In many places it is possible to see where there would once have been chalk heath, as the one calcifuge that continues to grow in those places is gorse, that enormous prickly bastard with the yellow flowers and a scent of coconut. Chalk heath is rare because it can be killed both by over-grazing and under-grazing. Over-grazing will trample and otherwise remove the delicate plants, which are barely clinging on in that environment at the best of times; while under-grazing will allow the gorse to take over and shade out those same little sensitive fellas. Only with the right level of grazing can chalk heath flourish, which is what Natural England are attempting to achieve at Lullington. Besides heather and bell heather, over 250 species of plants (both acid and chalk loving) grow on the heath, around 100 kinds of birds visit and about 50 nest there. Only about a third of the heath is actual heathland, with the rest being chalk grassland and scrub woodland.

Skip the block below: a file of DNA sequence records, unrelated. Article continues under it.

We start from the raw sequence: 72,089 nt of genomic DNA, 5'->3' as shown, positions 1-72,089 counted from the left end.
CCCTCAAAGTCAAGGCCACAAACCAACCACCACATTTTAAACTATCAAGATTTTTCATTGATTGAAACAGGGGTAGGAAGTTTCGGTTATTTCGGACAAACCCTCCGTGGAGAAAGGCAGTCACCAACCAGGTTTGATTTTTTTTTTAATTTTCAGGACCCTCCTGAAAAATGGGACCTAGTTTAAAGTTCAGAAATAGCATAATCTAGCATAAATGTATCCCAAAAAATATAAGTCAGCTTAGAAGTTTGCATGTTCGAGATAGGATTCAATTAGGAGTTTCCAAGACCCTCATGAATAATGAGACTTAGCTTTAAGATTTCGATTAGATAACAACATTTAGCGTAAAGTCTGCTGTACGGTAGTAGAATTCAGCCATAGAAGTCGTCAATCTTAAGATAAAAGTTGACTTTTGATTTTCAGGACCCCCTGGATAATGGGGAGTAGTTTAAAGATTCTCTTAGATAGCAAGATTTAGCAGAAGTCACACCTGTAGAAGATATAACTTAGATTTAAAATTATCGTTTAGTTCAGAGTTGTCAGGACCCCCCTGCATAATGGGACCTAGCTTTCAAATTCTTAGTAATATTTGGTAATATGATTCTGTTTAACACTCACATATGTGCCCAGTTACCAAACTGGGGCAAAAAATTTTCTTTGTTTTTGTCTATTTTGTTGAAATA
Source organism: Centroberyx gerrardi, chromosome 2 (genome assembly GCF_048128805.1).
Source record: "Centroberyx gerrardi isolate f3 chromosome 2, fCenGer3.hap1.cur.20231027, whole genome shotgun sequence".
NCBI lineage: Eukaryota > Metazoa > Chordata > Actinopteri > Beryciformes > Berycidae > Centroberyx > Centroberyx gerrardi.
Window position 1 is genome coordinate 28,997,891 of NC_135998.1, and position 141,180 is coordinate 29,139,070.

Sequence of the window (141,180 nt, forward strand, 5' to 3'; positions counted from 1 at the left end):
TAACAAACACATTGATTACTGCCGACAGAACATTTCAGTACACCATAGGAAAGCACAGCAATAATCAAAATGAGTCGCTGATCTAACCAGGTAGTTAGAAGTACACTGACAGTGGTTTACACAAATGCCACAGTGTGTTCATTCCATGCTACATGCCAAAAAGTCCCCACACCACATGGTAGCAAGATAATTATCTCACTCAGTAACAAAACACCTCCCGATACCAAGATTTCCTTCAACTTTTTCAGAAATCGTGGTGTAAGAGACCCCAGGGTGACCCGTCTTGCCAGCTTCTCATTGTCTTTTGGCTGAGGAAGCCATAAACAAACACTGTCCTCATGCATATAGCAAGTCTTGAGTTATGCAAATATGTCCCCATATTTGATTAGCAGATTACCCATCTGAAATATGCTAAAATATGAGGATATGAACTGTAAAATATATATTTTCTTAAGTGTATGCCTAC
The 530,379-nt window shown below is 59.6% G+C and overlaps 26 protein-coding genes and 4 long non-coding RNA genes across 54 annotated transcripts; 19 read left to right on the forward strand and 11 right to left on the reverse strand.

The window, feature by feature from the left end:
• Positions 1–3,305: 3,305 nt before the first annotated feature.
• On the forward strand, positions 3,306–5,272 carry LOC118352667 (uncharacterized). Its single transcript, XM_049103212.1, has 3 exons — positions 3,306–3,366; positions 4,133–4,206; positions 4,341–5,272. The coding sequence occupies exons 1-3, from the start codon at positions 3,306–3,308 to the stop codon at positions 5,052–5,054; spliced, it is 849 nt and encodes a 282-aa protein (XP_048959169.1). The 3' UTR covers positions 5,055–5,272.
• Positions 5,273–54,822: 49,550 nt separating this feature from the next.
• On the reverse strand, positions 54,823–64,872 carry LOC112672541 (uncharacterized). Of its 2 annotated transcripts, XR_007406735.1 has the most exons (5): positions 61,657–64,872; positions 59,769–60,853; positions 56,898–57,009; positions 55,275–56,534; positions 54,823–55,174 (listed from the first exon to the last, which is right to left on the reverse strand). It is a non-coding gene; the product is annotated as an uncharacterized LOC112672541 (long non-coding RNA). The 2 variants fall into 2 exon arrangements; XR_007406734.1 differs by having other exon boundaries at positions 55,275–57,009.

Common Hawthorn (Maybush) in flower. In May.
Common Hawthorn (Maybush) in flower. In May.

Scrub is something a lot of people put a lot of effort into getting rid of. It is regrowth – mostly of common hawthorn, ash and sycamore – that has grown up since grazing became less common on the Downs between the wars. It shades out smaller plants and destroys the grassland. However, there is a place for some scrub on the Downs as it provides habitats that would otherwise not be present, particularly for nesting birds.

Friston Forest
Friston Forest